Drake, Earnhardt, Edwards, Efird, Elliot, Falls, Forbes, Garner, 
Garren, Godwin of Craven, Horton, Johnson of Wake, Lambert, 
McKnight, McMillan of Wake, McMillan of Robeson, Moody, Owens, 
Pickard, Ragsdale, Ramsey of Madison, Raynor, Ritch, Rodenbough, 
Sermons, Snyder, Speed, Street, Thomason, Uzzell, Vogler, Watkins, 
Whitley of Guilford, Wood, Woodard, York, Zickgraf. 



COMMITTEE ON HEALTH 

Wicker: Chairman 
Bennett of Yancey: Vice-Chairman 

Forbes: Vice-Chairman 

McMillan of Wake: Vice-Chairman 

Rodenbough : Vice-Chairman 

Rep.: Brinson, Britt of Johnston, Brumby, Collier of Jones, 
Galifianakis, Garinger, Garner, Hawfield, Isaac, Kiser, Land, 
McMillan of Robeson, Mills, Phillips, Ramsey of Madison, Raynor, 
Sawyer, Speed, Stanford, Tate. 



438 North Carolina Manual 

COMMITTEE ON HIGHER EDUCATION 

McMillan of Robeson: Chairman 

Bahnson: Vice-Chairman 

Greenwood: Vice-Chairman 

McFadyen: Vice-Chairman 

Rodenbough: Vice-Chairman 

Wood: Vice-Chairman 

Rep.: Barbee, Brewer, Bunn, Eagles, Efird, Godwin of Gates, 
Hicks, Hill, Moody, Paschall, Phillips, Stanford, Story, Vogler, 
Zollicoffer. 

COMMITTEE ON HIGHWAY SAFETY 

Eagles: Chairman 

Bunn: Vice-Chairman 

Efird: Vice-Chairman 

Jernigan: Vice-Chairman 

Vogler: Vice-Chairman 

Rep.: Baker, Britt of Johnston, Crawford of Buncombe, Falls, 
Garinger, Gunn, Hamrick, Holshouser, McMillan of Wake, Mc- 
Millan of Robeson, Ramsey of Madison, Ramsey of Person, Short, 
Uzzell, White, Wood. 

COMMITTEE ON INSTITUTIONS FOR THE DEAF 

Ramsey of Person: Chairman 
Cooper: Vice-Chairman 

Rep. : Auman, Barr, Britt of Robeson, Chase, Drake, Eagles, 
Ervin, Goodman, Hill, Lambert, McGlamery, McKnight, Paschall, 
Roberson. 

COMMITTEE ON INSURANCE 

Watkins: Chairman 

Barbee: Vice-Chairman 

Burden: Vice-Chairman 

PicKARD: Vice-Chairman 

Roberson : Vice-Chairman 

Rep.: Brewer, Collier of Iredell, Crawford of Swain, Drake, 
Edwards, Euliss, Harriss, McFadyen, McKnight, Messer, Moody, 
Murphy, Ragsdale, Ramsey of Person, Tate, Vogler, Williamson 
of Columbus. 



House of Representatives 439 

COMMITTEE ON IRRIGATION AND DRAINAGE 

Horton: Chairman 

ZOLLICOFFER : ViCE-ChAIRM AN 

Rep. : Bailey, Baker, Bennett of Carteret, Burden, Clark, Daniels, 
Drake, Earnhardt, Forbes, Godwin of Gates, Lupton, Ragsdale. 

COMMITTEE ON JOURNAL 

Wood: Chairman 

Lupton: Vice-Chairman 

Williamson op Columbus: Vice-Chairman 

Rep.: Brumby, Hawfield, Isaac, Riser, Land, Lane, McKnight, 
Phillips, White. 

COMMITTEE ON JUDICIARY NO. 1 

Galifianakis : Chairman 

Bunn: Vice-Chairman 

Dolley: Vice-Chairman 

Hamrick: Vice-Chairman 

Holshouser: Vice Chairman 

Rep.: Bailey, Bennett of Carteret, Brewer, Clark, Earnhardt,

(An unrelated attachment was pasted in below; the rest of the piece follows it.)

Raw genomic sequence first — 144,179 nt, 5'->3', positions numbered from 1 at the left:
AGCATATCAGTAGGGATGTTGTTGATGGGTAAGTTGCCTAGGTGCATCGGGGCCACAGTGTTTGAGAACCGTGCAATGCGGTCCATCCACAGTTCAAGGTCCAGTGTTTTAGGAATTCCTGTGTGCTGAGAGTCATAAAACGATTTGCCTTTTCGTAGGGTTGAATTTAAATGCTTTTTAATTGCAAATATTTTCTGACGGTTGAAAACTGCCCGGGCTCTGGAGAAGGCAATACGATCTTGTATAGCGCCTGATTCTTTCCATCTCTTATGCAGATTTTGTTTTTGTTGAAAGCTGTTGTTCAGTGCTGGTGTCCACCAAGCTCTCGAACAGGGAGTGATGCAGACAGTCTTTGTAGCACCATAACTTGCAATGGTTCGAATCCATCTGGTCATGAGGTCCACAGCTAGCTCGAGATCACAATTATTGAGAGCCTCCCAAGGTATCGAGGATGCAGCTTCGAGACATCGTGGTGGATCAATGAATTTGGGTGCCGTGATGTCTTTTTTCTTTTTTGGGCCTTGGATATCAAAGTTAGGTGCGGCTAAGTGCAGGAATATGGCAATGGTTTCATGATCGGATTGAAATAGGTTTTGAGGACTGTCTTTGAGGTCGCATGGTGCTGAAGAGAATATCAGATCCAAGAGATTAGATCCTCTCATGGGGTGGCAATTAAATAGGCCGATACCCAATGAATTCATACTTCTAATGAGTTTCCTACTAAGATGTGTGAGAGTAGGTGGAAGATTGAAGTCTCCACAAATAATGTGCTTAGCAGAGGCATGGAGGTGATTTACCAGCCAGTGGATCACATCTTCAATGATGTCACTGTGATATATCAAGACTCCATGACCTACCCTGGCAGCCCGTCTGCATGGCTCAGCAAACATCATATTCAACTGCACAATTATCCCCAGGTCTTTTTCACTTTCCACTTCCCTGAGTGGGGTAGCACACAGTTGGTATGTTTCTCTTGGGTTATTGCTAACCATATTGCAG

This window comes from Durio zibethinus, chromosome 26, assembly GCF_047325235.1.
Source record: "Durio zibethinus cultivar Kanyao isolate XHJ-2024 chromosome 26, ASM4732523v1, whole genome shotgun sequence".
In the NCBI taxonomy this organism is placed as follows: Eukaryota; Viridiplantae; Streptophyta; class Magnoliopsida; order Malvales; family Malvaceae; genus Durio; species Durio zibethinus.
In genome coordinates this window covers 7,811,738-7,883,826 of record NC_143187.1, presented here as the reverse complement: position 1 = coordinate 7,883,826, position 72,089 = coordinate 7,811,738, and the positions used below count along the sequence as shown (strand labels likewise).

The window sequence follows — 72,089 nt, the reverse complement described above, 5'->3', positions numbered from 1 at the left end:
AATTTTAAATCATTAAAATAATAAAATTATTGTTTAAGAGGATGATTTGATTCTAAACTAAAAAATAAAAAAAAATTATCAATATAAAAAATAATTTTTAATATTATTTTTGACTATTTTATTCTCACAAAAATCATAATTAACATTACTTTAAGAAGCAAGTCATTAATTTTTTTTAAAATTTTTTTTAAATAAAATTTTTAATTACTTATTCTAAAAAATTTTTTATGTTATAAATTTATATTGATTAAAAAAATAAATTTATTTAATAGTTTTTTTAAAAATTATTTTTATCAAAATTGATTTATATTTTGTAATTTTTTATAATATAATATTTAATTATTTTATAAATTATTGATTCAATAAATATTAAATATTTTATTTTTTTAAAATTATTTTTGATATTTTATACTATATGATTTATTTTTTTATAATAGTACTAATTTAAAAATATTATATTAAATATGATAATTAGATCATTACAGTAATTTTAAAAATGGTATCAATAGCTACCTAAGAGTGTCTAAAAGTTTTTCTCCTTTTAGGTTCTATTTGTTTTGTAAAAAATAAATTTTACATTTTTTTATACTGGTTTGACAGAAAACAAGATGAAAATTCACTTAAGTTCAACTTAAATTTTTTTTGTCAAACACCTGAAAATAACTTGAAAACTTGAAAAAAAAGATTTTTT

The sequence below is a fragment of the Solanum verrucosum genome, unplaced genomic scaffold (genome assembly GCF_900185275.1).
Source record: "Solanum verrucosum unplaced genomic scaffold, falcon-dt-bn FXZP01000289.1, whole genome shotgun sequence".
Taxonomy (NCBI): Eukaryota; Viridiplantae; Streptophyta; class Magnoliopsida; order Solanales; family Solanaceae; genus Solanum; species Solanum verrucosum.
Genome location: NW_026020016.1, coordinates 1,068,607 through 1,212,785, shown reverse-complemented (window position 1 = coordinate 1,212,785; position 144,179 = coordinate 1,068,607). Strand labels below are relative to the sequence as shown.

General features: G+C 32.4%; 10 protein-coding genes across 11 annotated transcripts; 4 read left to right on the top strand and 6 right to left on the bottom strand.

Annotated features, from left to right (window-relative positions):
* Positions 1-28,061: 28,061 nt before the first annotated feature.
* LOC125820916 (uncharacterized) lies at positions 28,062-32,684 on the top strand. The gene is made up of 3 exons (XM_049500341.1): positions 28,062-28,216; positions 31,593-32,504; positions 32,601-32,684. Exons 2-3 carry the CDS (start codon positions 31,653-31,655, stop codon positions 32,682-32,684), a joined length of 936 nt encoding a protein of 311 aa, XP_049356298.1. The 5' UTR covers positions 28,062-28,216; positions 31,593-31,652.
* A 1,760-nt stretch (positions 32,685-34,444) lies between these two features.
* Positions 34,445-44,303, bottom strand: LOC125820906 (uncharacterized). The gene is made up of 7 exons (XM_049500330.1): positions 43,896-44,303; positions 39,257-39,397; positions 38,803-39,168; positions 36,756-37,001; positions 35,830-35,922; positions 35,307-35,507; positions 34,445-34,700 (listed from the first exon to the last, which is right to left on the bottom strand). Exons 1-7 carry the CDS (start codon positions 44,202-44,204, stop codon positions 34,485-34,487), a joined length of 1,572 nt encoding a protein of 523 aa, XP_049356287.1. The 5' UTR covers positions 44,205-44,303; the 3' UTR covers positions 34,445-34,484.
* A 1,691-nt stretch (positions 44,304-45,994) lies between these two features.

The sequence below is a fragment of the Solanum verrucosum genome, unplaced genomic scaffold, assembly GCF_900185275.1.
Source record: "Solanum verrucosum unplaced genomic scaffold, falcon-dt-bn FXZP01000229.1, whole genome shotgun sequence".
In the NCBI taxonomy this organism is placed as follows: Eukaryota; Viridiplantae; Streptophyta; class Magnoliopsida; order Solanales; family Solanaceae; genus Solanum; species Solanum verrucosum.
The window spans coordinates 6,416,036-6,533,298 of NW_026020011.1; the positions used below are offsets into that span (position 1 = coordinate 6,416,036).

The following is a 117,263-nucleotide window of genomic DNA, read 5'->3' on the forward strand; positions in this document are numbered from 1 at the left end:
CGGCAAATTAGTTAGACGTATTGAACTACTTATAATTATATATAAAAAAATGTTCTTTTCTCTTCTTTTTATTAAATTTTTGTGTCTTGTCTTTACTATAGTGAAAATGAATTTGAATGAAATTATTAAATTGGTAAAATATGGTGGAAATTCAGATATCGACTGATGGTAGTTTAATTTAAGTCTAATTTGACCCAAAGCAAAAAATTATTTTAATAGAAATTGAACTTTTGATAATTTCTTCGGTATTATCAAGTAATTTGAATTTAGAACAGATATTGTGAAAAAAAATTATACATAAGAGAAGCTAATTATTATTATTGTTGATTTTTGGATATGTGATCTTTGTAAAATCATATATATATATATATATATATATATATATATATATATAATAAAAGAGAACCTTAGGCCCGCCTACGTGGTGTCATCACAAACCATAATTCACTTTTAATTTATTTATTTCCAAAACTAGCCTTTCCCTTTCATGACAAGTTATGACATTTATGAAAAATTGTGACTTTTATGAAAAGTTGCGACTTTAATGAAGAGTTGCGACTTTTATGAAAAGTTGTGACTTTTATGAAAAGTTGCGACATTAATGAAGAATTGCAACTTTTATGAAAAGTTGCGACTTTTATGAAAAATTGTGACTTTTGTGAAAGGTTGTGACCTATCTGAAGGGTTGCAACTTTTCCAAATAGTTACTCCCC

Ervin, Garren, Goodman, Johnson of Wake, Leatherman, McMillan 
of Wake, Owens, Short, Thornburg. 

COMMITTEE ON JUDICIARY NO. 2 

Godwin of Gates: Chairman 

Crawford of Buncombe: Vice-Chairman 

Ramsey of Person: Vice-Chairman 

Uzzell: Vice-Chairman 

Rep.: Britt of Robeson, Britt of Johnston, Collier of Iredell, Ed- 
wards, Elliott, Hofler, Horton, Moody, Pickard, Ritch, Roberson, 
Snyder, Story, Vaughn, Whitley of Guilford, Zollicoffer. 



440 North Carolina Manual 

COMMITTEE ON JUSTICES OF THE PEACE 

Roberson: Chairman 
Ritch: Vice-Chairman 

Rep.: Bennett of Carteret, Brewer, Bunn, Clark, Collier of 
Iredell, Earnhardt, Garren, Goodman, Hofler, Isaac, Owens, Thorn- 
burgr. 



COMMITTEE ON LIBRARY (JOINT) 

Burden : Chairman 

Garinger: Vice-Chairman 

Rodenbough : Vice-Chairman 

Rep.: Auman, Barr, Garner, Greenwood, Johnson of Wake, 
Leatherman, Mills, Ramsey of Madison, Street, Zickgi^af. 



COMMITTEE ON LOCAL GOVERNMENT 

Speed: Chairman 

Bennett of Yancey: Vice-Chairman 

Burden: Vice-Chairman 

Tate: Vice-Chairman 

Rep.: Brinson, Choate, Cooper, Edwards, Euliss, Goodman, Hicks, 
Lambert, McMillan of Wake, Mills, Owens, Ramsey of Madison. 
Raynor, Sawyer, Snyder, Street, Wicker, Williamson of Brunswick. 



COMMITTEE ON MANUFACTURERS AND LABOR 

Hicks: Chairman 

Godwin of Gates: Vice-Chairman 

Messer: Vice-Chairman 

Sermons: Vice-Chairman 

Rep.: Bahnson, Cooper, Greenwood, Hill, Johnson of Duplin, 
Lambert, Lupton, McGlamery, Merritt, Mills, Murphy, Paschall, 
Quinn, Ramsey of Madison, Reavis, Snyder, Tate, Wallace, Wat- 
kins, Zickgraf, ZollicoflFer. 



House of Representatives 441 

COMMITTEE ON MENTAL INSTITUTIONS 

McFadyen: Chairman 

Chase: Vice-Chairman 

EuLiss: Vice-Chairman 

Galifianakis: Vice-Chairman 

Uzzell: Vice-Chairman 

Rep.: Britt of Robeson, Brewer, Crawford of Buncombe, Eagles, 
Edwards, Elliott, Ervin, Garinger, Gregory of Harnett, Johnson of 
Wake, McMillan of Wake, O'Hanlon, Raynor, Rodenbough, Speed, 
Watkins. York. 

COMMITTEE ON MILITARY 
AND VETERAN'S AFFAIRS 

Dolley: Chairman 

Arledge: Vice-Chairman 

McFadyen: Vice-Chairman 

Rep. : Barr, Bingham, Ervin, Godwin of Craven, Lambert, Quinn, 
Ragsdale. Raynor, Short, Tart, Thomason, Whitley of Guilford. 

COMMITTEE ON PENAL INSTITUTIONS 

Crawford of Buncombe: Chairman 

Hill: Vice-Chairman 

Moody: Vice-Chairman 

Rep.: Auman, Brinson, Edwards, Efird, Elliott, Garner, Good- 
man, Hamrick, Hawfield, Reavis, Ritch, Sawyer, Speed, Tart, 
Williamson of Columbus. 

COMMITTEE ON PRINTING 

White: Chairman 

Forbes: Vice-Chairman 

Thomason : Vice-Chairman 

Rep.: Bailey, Bennett of Yancey, Bennett of Carteret, Choate, 
Dolley, Garren, Leatherman, Murphy, Whitley of Guilford. 



442 North Carolina Manual 

COMMITTEE ON PROPOSITIONS AND 
GRIEVANCES 

O'Hanlon: Chairman 
Arledge: Vice-Chairman 

Rep.: Collier of Iredell, Efird, Godwin of Gates, Harriss, Jer- 
nigan, McKnight, Mills, Reavis, Shoi't, Wallace, Whitley of Stanly. 



COMMITTEE ON PUBLIC BUILDINGS 
AND GROUNDS 

Sawyer: Chairman 
Dolley: Vice-Chairman 

Rep.: Bingham, Falls, Gunn, Johnson of Wake, Phillips, Raynor, 
Reavis, Tate, Thornburg, Whitley of Stanly, Williamson of Bruns- 
wick. 

COMMITTEE ON PUBLIC UTILITIES 

Vaughn: Chairman